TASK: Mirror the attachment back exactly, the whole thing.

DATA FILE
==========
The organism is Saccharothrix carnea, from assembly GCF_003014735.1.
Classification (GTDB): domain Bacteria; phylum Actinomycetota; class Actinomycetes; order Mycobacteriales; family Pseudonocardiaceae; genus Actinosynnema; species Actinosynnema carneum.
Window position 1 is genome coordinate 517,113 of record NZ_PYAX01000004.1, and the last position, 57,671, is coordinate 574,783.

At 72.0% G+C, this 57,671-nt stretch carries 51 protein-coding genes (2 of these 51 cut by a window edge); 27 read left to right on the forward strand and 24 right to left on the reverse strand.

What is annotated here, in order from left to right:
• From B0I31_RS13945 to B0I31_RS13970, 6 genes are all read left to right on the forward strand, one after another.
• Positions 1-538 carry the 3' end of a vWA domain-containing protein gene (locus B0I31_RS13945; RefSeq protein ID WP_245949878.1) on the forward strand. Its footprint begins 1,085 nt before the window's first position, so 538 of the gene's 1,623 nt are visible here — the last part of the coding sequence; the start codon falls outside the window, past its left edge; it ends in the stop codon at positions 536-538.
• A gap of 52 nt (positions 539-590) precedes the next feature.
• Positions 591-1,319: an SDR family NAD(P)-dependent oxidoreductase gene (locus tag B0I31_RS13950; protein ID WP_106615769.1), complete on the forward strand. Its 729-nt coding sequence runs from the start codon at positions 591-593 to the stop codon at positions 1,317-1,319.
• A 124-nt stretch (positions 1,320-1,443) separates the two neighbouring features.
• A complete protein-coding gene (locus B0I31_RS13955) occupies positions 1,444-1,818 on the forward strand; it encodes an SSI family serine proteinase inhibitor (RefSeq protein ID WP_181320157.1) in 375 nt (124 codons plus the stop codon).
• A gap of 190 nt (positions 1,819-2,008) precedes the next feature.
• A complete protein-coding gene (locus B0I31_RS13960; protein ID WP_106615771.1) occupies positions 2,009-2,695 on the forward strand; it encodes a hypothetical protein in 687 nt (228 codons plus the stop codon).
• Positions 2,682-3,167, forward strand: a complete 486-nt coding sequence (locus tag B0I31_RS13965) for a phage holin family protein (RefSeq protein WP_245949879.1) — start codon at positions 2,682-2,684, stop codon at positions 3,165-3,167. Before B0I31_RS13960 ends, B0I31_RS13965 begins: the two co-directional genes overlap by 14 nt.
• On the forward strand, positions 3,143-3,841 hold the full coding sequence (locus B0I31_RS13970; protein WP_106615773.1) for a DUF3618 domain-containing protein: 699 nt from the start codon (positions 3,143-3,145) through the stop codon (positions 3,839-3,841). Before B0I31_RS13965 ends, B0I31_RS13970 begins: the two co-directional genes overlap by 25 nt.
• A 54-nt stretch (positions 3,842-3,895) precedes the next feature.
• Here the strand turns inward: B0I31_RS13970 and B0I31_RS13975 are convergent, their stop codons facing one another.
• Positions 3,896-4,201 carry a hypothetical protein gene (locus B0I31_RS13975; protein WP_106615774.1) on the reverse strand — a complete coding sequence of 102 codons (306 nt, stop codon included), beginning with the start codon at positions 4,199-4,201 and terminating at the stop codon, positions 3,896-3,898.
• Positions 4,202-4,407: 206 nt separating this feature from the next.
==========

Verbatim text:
The organism is Saccharothrix carnea, from assembly GCF_003014735.1.
Classification (GTDB): domain Bacteria; phylum Actinomycetota; class Actinomycetes; order Mycobacteriales; family Pseudonocardiaceae; genus Actinosynnema; species Actinosynnema carneum.
Window position 1 is genome coordinate 517,113 of record NZ_PYAX01000004.1, and the last position, 57,671, is coordinate 574,783.

At 72.0% G+C, this 57,671-nt stretch carries 51 protein-coding genes (2 of these 51 cut by a window edge); 27 read left to right on the forward strand and 24 right to left on the reverse strand.

What is annotated here, in order from left to right:
• From B0I31_RS13945 to B0I31_RS13970, 6 genes are all read left to right on the forward strand, one after another.
• Positions 1-538 carry the 3' end of a vWA domain-containing protein gene (locus B0I31_RS13945; RefSeq protein ID WP_245949878.1) on the forward strand. Its footprint begins 1,085 nt before the window's first position, so 538 of the gene's 1,623 nt are visible here — the last part of the coding sequence; the start codon falls outside the window, past its left edge; it ends in the stop codon at positions 536-538.
• A gap of 52 nt (positions 539-590) precedes the next feature.
• Positions 591-1,319: an SDR family NAD(P)-dependent oxidoreductase gene (locus tag B0I31_RS13950; protein ID WP_106615769.1), complete on the forward strand. Its 729-nt coding sequence runs from the start codon at positions 591-593 to the stop codon at positions 1,317-1,319.
• A 124-nt stretch (positions 1,320-1,443) separates the two neighbouring features.
• A complete protein-coding gene (locus B0I31_RS13955) occupies positions 1,444-1,818 on the forward strand; it encodes an SSI family serine proteinase inhibitor (RefSeq protein ID WP_181320157.1) in 375 nt (124 codons plus the stop codon).
• A gap of 190 nt (positions 1,819-2,008) precedes the next feature.
• A complete protein-coding gene (locus B0I31_RS13960; protein ID WP_106615771.1) occupies positions 2,009-2,695 on the forward strand; it encodes a hypothetical protein in 687 nt (228 codons plus the stop codon).
• Positions 2,682-3,167, forward strand: a complete 486-nt coding sequence (locus tag B0I31_RS13965) for a phage holin family protein (RefSeq protein WP_245949879.1) — start codon at positions 2,682-2,684, stop codon at positions 3,165-3,167. Before B0I31_RS13960 ends, B0I31_RS13965 begins: the two co-directional genes overlap by 14 nt.
• On the forward strand, positions 3,143-3,841 hold the full coding sequence (locus B0I31_RS13970; protein WP_106615773.1) for a DUF3618 domain-containing protein: 699 nt from the start codon (positions 3,143-3,145) through the stop codon (positions 3,839-3,841). Before B0I31_RS13965 ends, B0I31_RS13970 begins: the two co-directional genes overlap by 25 nt.
• A 54-nt stretch (positions 3,842-3,895) precedes the next feature.
• Here the strand turns inward: B0I31_RS13970 and B0I31_RS13975 are convergent, their stop codons facing one another.
• Positions 3,896-4,201 carry a hypothetical protein gene (locus B0I31_RS13975; protein WP_106615774.1) on the reverse strand — a complete coding sequence of 102 codons (306 nt, stop codon included), beginning with the start codon at positions 4,199-4,201 and terminating at the stop codon, positions 3,896-3,898.
• Positions 4,202-4,407: 206 nt separating this feature from the next.